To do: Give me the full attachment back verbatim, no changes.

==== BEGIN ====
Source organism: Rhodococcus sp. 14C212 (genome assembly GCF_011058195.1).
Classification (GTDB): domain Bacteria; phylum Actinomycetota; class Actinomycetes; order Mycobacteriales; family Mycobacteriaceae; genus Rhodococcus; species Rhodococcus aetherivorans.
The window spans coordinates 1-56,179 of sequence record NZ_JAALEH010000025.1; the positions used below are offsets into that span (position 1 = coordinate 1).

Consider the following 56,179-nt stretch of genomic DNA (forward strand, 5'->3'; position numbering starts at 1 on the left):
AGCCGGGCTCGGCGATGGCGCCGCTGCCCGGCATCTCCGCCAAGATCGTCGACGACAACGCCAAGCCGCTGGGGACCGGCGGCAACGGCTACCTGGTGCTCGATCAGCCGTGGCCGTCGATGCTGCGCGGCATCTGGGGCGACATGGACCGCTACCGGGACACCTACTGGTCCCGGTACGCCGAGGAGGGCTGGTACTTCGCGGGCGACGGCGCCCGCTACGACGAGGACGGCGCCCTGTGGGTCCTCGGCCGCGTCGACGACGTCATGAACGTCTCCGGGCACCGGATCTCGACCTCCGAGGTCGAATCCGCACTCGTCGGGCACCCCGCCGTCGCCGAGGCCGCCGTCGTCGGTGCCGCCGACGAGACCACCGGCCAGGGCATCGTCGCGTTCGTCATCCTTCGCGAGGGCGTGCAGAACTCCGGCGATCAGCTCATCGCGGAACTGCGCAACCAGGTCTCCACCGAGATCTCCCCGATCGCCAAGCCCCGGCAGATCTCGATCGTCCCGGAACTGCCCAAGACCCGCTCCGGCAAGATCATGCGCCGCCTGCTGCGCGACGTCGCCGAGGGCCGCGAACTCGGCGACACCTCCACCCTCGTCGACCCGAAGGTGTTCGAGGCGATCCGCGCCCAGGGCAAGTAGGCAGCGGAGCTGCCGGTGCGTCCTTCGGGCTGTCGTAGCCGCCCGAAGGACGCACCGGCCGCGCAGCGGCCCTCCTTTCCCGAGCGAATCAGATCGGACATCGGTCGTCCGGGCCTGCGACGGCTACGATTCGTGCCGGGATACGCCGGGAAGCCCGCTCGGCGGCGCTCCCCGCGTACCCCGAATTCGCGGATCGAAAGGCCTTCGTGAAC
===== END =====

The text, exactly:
Source organism: Rhodococcus sp. 14C212 (genome assembly GCF_011058195.1).
Classification (GTDB): domain Bacteria; phylum Actinomycetota; class Actinomycetes; order Mycobacteriales; family Mycobacteriaceae; genus Rhodococcus; species Rhodococcus aetherivorans.
The window spans coordinates 1-56,179 of sequence record NZ_JAALEH010000025.1; the positions used below are offsets into that span (position 1 = coordinate 1).

Consider the following 56,179-nt stretch of genomic DNA (forward strand, 5'->3'; position numbering starts at 1 on the left):
AGCCGGGCTCGGCGATGGCGCCGCTGCCCGGCATCTCCGCCAAGATCGTCGACGACAACGCCAAGCCGCTGGGGACCGGCGGCAACGGCTACCTGGTGCTCGATCAGCCGTGGCCGTCGATGCTGCGCGGCATCTGGGGCGACATGGACCGCTACCGGGACACCTACTGGTCCCGGTACGCCGAGGAGGGCTGGTACTTCGCGGGCGACGGCGCCCGCTACGACGAGGACGGCGCCCTGTGGGTCCTCGGCCGCGTCGACGACGTCATGAACGTCTCCGGGCACCGGATCTCGACCTCCGAGGTCGAATCCGCACTCGTCGGGCACCCCGCCGTCGCCGAGGCCGCCGTCGTCGGTGCCGCCGACGAGACCACCGGCCAGGGCATCGTCGCGTTCGTCATCCTTCGCGAGGGCGTGCAGAACTCCGGCGATCAGCTCATCGCGGAACTGCGCAACCAGGTCTCCACCGAGATCTCCCCGATCGCCAAGCCCCGGCAGATCTCGATCGTCCCGGAACTGCCCAAGACCCGCTCCGGCAAGATCATGCGCCGCCTGCTGCGCGACGTCGCCGAGGGCCGCGAACTCGGCGACACCTCCACCCTCGTCGACCCGAAGGTGTTCGAGGCGATCCGCGCCCAGGGCAAGTAGGCAGCGGAGCTGCCGGTGCGTCCTTCGGGCTGTCGTAGCCGCCCGAAGGACGCACCGGCCGCGCAGCGGCCCTCCTTTCCCGAGCGAATCAGATCGGACATCGGTCGTCCGGGCCTGCGACGGCTACGATTCGTGCCGGGATACGCCGGGAAGCCCGCTCGGCGGCGCTCCCCGCGTACCCCGAATTCGCGGATCGAAAGGCCTTCGTGAAC